Gott, Molly. "End-of-Year Round-up for Ferguson Protests: More than 600 Arrests, At Least 18 Still in Jail with Serious Charges." More (December 31, 2014)

Graeber, David. "Ferguson and the Criminalization of American Life." Gawker (March 19, 2015)

Graham, David A. "The Absence of Legitimate Authority in Baltimore." The Atlantic (April 28, 2015)

Grandin, Greg. "The Border Patrol Has Been a Cult of Brutality Since 1924." The Intercept (January 12, 2019)

Greenlee, Carol and Gilbert King. "The Groveland Four: Florida Pardons Men Falsely Accused in Jim Crow-Era Rape Case in 1949." Democracy Now (January 14, 2019) ["Florida Governor Ron DeSantis has granted posthumous pardons to four young African-American men accused of raping a white woman near Groveland, Florida, in 1949. Two men were brutally murdered as a result of the false accusations. The case is now seen as a racially charged miscarriage of justice emblematic of the Jim Crow South. The story of the “Groveland Four,” now 70 years old, has continued to haunt the state of Florida. We speak with Gilbert King, Pulitzer Prize-winning author of “Devil in the Grove: Thurgood Marshall, the Groveland Boys, and the Dawn of a New America,” and Carol Greenlee, daughter of Charles Greenlee, one of the Groveland Four."]

Greenwald, Glenn. "The Militarization of U.S. Police: Finally Dragged Into the Light by the Horrors of Ferguson." The Intercept (August 14, 2014)

Guisado, Angelo. "Necessary to the Security of a Free State." Current Affairs (May 8, 2019) ["On the history of the second amendment, white militias, and border vigilantism…"]

Haankes, Keegan, Rachel Janik and Michael Edison Hayden. "Shooting at Poway Synagogue Underscores Link Between Internet Radicalization and Violence." Hatewatch (April 28, 2019)

Hanarahan, Noelle and Stephen Vittoria. "'Long Distance Revolutionary': Mumia Abu-Jamal’s Journey from Black Panthers to Prison Journalist." Democracy Now (February 1, 2013)

Hart-Landsberg, Marty. "Class, Race and Wealth Inequality." Economic Front (January 3, 2018)


"Hate and Extremism." Southern Poverty Law Center (Ongoing Archive and Mapping)

Hayden, Michael Edison. "Prolific Alt-Right Propagandist's Identity Confirmed." Hatewatch (May 1, 2019)

Hemmer, Nicole. "The Summer of Hate." A12 (August 22, 2018) [“How the people of Charlottesville responded to months of white supremacist organizing and violence in the city."]

Henry, Marsha. "Reimagining Peacekeeping: Gender, Race, and Militarisation in the Global Order." The London School of Economics and Political Science (September 20, 2017)  ["Marsha Henry argues for reimagining peacekeeping, which starts with a return to critical theories and concepts in order to acknowledge the production of gendered, racial and classed inequalities in peacekeeping spaces and relations. In particular, turning to critical concepts such as standpoint, power geometries and space-time continuum, the colour line, militarised femininities, and intersectionality, the lecture traces the practical and policy dead-ends that arise when peacekeeping studies relies on policy and practice driven objectives, alone.  Marsha Henry is Associate Professor in the Department of Gender Studies and Deputy Director of the Centre for Women, Peace and Security."]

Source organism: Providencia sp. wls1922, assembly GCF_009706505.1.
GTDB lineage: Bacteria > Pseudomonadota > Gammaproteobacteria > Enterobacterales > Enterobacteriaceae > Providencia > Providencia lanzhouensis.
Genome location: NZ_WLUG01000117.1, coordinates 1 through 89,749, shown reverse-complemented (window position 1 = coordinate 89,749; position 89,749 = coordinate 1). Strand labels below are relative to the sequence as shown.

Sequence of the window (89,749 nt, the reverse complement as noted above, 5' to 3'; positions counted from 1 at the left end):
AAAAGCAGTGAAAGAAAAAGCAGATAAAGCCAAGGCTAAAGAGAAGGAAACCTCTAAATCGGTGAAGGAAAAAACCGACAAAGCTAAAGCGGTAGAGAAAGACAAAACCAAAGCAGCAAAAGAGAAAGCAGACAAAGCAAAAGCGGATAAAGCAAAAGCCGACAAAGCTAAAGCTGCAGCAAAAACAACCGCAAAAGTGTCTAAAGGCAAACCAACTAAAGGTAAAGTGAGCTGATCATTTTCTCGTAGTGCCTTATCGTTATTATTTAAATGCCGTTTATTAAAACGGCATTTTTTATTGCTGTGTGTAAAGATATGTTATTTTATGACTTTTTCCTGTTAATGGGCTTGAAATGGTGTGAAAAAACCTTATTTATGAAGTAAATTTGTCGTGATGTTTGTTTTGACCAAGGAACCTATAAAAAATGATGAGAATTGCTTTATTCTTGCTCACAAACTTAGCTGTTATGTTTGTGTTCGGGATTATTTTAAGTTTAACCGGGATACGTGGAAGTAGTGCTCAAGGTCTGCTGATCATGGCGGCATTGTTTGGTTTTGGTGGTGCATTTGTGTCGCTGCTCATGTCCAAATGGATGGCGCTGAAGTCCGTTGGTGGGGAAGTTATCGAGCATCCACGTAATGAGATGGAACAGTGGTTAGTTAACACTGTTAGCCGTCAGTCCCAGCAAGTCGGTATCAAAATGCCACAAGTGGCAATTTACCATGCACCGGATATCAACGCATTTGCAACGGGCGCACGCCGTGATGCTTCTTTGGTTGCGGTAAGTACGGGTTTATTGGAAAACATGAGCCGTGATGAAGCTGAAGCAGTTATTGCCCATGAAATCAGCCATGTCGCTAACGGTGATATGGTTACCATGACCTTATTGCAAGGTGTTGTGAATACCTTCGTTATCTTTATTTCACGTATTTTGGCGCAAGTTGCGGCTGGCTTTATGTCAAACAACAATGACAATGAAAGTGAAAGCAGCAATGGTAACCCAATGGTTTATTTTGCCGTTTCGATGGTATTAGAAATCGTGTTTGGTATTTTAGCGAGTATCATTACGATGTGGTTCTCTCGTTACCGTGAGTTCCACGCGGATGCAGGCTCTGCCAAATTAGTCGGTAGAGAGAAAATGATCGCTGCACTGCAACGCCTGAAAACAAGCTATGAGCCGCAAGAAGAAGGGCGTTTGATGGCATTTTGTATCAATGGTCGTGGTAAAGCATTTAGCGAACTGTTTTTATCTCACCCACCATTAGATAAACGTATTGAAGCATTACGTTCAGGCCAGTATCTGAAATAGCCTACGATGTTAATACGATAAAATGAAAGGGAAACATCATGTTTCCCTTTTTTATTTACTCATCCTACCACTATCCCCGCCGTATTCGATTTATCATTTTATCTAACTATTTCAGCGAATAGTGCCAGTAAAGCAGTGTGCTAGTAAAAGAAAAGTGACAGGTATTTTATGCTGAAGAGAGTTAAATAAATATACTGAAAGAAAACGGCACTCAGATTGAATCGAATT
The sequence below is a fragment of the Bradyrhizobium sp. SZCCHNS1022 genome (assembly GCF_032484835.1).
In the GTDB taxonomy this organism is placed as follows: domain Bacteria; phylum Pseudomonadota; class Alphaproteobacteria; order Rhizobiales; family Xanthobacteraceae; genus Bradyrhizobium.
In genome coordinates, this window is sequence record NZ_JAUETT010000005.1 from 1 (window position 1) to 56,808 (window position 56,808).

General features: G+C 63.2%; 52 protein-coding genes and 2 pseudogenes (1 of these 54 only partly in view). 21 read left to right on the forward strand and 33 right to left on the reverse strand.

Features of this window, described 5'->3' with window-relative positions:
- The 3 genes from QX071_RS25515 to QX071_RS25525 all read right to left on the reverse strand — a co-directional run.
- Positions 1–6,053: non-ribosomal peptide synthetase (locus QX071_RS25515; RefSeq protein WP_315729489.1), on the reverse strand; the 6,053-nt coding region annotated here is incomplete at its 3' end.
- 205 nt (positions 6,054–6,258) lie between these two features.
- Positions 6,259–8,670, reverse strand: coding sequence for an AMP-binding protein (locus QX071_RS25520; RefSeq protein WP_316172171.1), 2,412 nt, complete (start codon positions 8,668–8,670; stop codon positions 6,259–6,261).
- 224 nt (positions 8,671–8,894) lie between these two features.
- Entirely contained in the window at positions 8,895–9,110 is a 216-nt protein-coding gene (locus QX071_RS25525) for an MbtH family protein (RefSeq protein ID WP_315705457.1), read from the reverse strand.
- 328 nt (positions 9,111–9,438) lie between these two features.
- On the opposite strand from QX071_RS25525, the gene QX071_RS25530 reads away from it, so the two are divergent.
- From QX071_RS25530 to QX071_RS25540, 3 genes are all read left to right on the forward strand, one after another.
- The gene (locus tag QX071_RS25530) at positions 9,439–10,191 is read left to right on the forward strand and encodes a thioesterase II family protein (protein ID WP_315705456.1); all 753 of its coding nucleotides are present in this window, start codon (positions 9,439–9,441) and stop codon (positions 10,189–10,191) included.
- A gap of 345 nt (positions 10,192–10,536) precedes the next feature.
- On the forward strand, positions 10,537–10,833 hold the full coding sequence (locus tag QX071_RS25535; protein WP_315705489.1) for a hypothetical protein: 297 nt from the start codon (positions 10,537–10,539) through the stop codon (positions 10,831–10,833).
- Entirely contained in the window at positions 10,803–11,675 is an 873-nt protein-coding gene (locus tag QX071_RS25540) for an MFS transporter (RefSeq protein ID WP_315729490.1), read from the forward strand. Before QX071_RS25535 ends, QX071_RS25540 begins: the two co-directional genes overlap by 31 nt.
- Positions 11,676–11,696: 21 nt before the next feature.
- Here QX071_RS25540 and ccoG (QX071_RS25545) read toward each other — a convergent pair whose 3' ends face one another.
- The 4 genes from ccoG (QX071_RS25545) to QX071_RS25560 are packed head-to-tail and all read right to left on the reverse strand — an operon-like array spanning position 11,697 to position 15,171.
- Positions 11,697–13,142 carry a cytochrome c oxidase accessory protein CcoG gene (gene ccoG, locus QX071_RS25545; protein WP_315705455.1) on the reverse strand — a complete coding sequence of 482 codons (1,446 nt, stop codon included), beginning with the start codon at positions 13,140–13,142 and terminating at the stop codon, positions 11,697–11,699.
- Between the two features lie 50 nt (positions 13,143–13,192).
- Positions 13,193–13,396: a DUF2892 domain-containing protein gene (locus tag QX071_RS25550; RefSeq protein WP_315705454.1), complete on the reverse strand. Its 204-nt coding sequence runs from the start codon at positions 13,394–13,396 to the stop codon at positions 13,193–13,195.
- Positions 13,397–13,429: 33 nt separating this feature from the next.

Holt-Giménez, Eric. "A Foodie's Guide to Capitalism." The Distillery (Season 1 - ND) ["People are not going hungry because of food scarcity but because of inequality. Introducing global food systems and how they impact farmers and consumers, Eric Holt-Giménez unpacks the intersections of class, gender, and race from the unique vantage point of the food economy."]

Hogan, Liam. "Debunking the Imagery of the 'Irish Slaves' Meme." Medium (September 14, 2015)

Holloway, Kali. "7 things the United Daughters of the Confederacy might not want you to know about them." Salon (October 6, 2018)  ["The organization keeps Confederate statues standing and spreads lies about America’s history of slavery."]

"How black women are leading the #BlackLivesMatter movement." America Tonight (December 18, 2014)

"Huffington Post Reporter Arrested in Ferguson." Huffington Post (August 13, 2014)

Hussain, Sophia. "Ferguson and the normalization of black murder." Verso (August 25, 2014)